As the 2016-2017 academic year comes to an end, the Office of Sustainability celebrates and congratulates its interns who are graduating and beginning their professional careers: Leigh Fountain, Eric Gorzeman, Julie Kanter, Akua Maat, and Emily McMullen. These five students have been integral members of the Sustainability staff and have contributed greatly to the development and execution of several campus sustainability initiatives and endeavors.
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This year, over 200 members of the Class of 2017 signed the Green Graduation Pledge, an indication of their desire to continue their commitment to sustainability after college. The pledge reads: I pledge to take into account the social and environmental consequences of any future endeavors and to work to improve the sustainability of the communities in which I work, live and play.
The Class of 2017 is invited to join thousands of graduates around the world in a commitment to making environmentally and socially responsible decisions.
By signing the Green Graduation Pledge, students agree to “take into account the social and environmental consequences of any future endeavors and to work to improve the sustainability of the communities in which [they] work, live and play.”
Are you a student interested in making a difference and gaining professional development experience? The following paid internships are available to all Wake Forest University students. To apply, please fill out this form. Unless otherwise indicated, all internships are with the Office of Sustainability and begin in the fall of 2017. Please note that interns are required to attend an on-campus sustainability orientation August 21-22, 2017.
Internship applications are due by Wednesday, April 12 at 11:59pm.
Celebrate our urban forests, waterways, and the landscapes that surround us during Earth Week at Wake Forest. Inspired by Terry Tempest Williams’ quote “finding beauty in a broken world is creating beauty in the world we find,” this week-long celebration will take place March 19-25 with a variety of events to connect the Wake Forest community to actions that will protect and heal the ecosystems that support life.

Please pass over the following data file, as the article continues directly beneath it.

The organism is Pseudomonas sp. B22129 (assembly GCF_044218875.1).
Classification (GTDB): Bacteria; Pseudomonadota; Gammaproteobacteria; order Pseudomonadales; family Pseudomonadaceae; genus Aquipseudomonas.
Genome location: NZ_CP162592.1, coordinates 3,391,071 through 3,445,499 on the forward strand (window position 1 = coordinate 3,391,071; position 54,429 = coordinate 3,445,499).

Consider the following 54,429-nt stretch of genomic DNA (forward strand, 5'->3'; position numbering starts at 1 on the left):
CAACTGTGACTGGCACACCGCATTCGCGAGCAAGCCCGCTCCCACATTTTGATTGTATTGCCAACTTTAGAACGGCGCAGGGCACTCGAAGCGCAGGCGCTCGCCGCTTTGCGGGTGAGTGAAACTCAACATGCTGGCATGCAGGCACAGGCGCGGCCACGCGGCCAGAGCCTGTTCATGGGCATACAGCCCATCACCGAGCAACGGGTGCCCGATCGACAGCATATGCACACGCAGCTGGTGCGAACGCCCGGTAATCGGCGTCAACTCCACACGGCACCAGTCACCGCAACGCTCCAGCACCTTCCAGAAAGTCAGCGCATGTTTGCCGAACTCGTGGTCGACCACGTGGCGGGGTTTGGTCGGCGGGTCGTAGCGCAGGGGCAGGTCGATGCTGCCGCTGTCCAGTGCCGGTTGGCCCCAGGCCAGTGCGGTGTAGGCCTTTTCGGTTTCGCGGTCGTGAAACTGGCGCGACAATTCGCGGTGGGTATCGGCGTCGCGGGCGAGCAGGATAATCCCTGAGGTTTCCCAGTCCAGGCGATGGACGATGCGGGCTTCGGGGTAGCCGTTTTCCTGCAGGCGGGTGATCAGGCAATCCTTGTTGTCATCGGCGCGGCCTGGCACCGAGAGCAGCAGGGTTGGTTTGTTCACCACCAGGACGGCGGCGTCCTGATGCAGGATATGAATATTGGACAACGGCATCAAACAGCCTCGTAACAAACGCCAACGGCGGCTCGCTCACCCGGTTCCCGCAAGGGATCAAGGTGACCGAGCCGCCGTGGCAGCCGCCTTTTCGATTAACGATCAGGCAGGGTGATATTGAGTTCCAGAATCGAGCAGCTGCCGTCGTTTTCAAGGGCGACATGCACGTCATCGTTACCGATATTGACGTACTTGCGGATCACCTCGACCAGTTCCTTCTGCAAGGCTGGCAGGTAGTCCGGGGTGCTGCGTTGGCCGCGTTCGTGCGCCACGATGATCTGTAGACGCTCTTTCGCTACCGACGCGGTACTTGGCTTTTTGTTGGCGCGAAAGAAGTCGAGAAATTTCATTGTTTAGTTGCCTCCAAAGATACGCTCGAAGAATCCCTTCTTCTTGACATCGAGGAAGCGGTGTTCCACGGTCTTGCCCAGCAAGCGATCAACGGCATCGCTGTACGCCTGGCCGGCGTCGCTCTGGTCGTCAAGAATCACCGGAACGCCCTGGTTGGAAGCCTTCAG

Wake students are instrumental in crafting, launching, and nurturing campus-led sustainability initiatives. These efforts—both big and small—contribute greatly to creating a culture of sustainability at Wake Forest University.
To learn how you can be part of the action in 2017, browse our website or email email@example.com. Below are just a few examples of the many sustainable initiatives undertaken by students this past year.
Noella Luka is adjusting to living life in a foreign land—Winston-Salem.
Luka, a documentary film student, recently made the move from her home in Kenya to her “home away from home” at Wake Forest University.
From over 7,700 miles away, Luka continues to seek creative means of communication to teach communities in Kenya, and around the globe, about conservation and environmental stewardship. She describes herself as a storyteller who crafts local stories with global resonance.
“Storytelling gives me an unnerving responsibility to be an opinion leader, to evoke reactions and stir up conversations,” Luka said. “Through words, sounds, and images I attempt to portray a reflection of society, the importance of our actions, and possible solutions.”
In 2015, Luka joined the Laikipian—a youth movement that uses creativity to highlight conservation solutions from an African perspective. Through art, the Laikipian seeks to inspire a generation of informed conservationists. With the primary audience of kids and youth in mind, the Laikipian has successfully fused conservation education into board games, educational posters, a comic book series, and even a coloring book.
by Office of Sustainability News Intern, Suzanne Mullins
Have you visited the Campus Garden? Located on Polo Road, the Campus Garden draws student, faculty, and staff volunteers to aid with crop cultivation and maintenance. Managing the garden are three Wake Forest students and Office of Sustainability interns—senior Akua Maat, junior Megan Blackstock, and junior Nick Judd.
But, what responsibilities come with being a Campus Garden intern? How does the Campus Garden aid in educating volunteers? And lastly, why are these three individuals so invested in a sustainable future? I sat down with each of them to find out.